Trends in both clinical practice and research over the past decade suggest that wisdom teeth need not be removed, and perhaps should not be removed, merely because they are impacted or poorly aligned. It’s a dramatic departure from the protocol dentists have followed for decades. Previously, malposed or partially-erupted wisdom teeth were routinely viewed as if they were “white tumors” and had to come out. A recent study in the British Dental Journal, as well as the UK National Institute for Health and Care Excellence, have questioned the heretofore-unquestioned practice of extracting asymptomatic wisdom teeth.
Wisdom Teeth Are Not “Routinely” Extracted These Days
Certainly, for some, their wisdom teeth cause serious problems, including infections, cysts, damage to adjacent teeth, pain, and even a neoplasm or tumor. But, wisdom tooth removal, like any surgery, comes with risks (pain, swelling, and infection to name a few). In rare occasions, nerve damage is possible during extraction of the lower wisdom teeth. Sinus damage from extracting upper wisdom teeth is a rare, but real possibility.
Here’s how I am evaluating wisdom teeth these days based upon the new guidance. First I examine my patient and study their x-rays. If everything looks fine, then we’re good to go. If I feel I need more information, I might order a CT scan to help me to visualize the tooth, its position in three dimensions, and its proximity to vital structures such as the mandibular nerve. At that point, if I suspect extraction might be required, I’ll refer the patient to one of my oral surgeon colleagues and get their input. Two heads are always better than one, right?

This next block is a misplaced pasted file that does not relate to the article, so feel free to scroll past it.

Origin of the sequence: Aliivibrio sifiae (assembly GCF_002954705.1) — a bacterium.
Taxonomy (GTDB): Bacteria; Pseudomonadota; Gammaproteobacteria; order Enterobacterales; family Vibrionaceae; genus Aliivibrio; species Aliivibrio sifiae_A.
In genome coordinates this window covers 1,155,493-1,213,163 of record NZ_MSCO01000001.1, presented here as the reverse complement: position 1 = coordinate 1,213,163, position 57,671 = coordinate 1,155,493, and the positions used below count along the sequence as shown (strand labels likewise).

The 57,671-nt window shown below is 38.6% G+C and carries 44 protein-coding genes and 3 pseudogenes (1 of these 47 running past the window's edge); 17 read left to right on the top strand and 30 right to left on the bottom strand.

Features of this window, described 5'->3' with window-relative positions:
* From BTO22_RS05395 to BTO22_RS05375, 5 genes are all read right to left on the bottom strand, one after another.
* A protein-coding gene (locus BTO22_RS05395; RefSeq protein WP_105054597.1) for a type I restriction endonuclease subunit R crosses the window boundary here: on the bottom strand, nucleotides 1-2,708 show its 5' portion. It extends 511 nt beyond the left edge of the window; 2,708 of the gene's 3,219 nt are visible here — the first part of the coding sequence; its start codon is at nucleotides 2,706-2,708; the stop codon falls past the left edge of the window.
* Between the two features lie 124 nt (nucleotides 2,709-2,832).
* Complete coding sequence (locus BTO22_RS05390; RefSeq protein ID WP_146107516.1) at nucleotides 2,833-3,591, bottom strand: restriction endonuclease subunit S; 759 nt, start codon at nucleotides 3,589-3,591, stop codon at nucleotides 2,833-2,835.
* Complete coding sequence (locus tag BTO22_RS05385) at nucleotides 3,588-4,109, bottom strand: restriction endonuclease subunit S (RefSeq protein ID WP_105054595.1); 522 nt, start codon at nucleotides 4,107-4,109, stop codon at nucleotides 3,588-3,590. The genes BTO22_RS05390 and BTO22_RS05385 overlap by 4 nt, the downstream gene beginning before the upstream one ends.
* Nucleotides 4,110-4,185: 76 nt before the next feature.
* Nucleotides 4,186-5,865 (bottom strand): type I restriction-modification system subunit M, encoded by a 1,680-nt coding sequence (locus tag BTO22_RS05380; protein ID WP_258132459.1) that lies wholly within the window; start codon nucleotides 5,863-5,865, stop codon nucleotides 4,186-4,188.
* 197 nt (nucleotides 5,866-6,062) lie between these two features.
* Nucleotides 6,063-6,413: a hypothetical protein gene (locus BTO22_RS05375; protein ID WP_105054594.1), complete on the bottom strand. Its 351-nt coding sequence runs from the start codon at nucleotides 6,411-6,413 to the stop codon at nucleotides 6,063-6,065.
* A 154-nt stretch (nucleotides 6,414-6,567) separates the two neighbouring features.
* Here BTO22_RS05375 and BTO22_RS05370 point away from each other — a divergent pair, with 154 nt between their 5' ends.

If, after careful consideration and consultation with the oral surgeon, it makes sense to remove a wisdom tooth early, before the roots are fully formed. Coronoectomy (the removal of just the crown portion of the tooth) is a surgical approach that involves thinking “out of the box” treatment planning, but it’s being done more and more and can help a patient avoid more complicated and invasive surgery in the future.
Each and every patient who sits in my chair is carefully evaluated on an individual basis. My close working relationships with talented specialists is an essential resource for optimal patient care; even when the extent of that care may be the decision to leave well enough alone. I will never forget my patient Tim. When I first met Tim, he was a healthy 40-year old with a full complement of completely erupted and properly-aligned wisdom teeth. However, he showed up at my office one with significant swelling in his jaw. Conventional dental x-rays could not “reach” far enough back in his jaw for me to detect the source of his problem. (By the way, this is a common problem when taking x-rays of wisdom teeth in a small mouth because the X-ray sensor can cause a gag reflex and even dig into the delicate tissues of the mouth.)
I referred Tim to an oral surgeon, who took a panoramic x-ray and performed a CT Scan. Lo and behold, Tim had an impacted wisdom tooth and an associated dental tumor (Odotontogenic Keratocyst, if you must know). Not only did the wisdom tooth, extra tooth and tumor need to be removed, the procedure needed to be done in a hospital. Thankfully, Tim is fine, but I shudder to think what might have happened been if his condition was not discovered because the tumor was literally eating his jawbone.
The Bottom Line
While Tim’s situation is rare, it underscores the importance of having your wisdom teeth fully evaluated every six months, even if they are not causing you problems. To all you new freshmen, good luck! Remember to brush your teeth – parents, I encourage you to nag them. And be sure to make your Spring Break dentist appointment.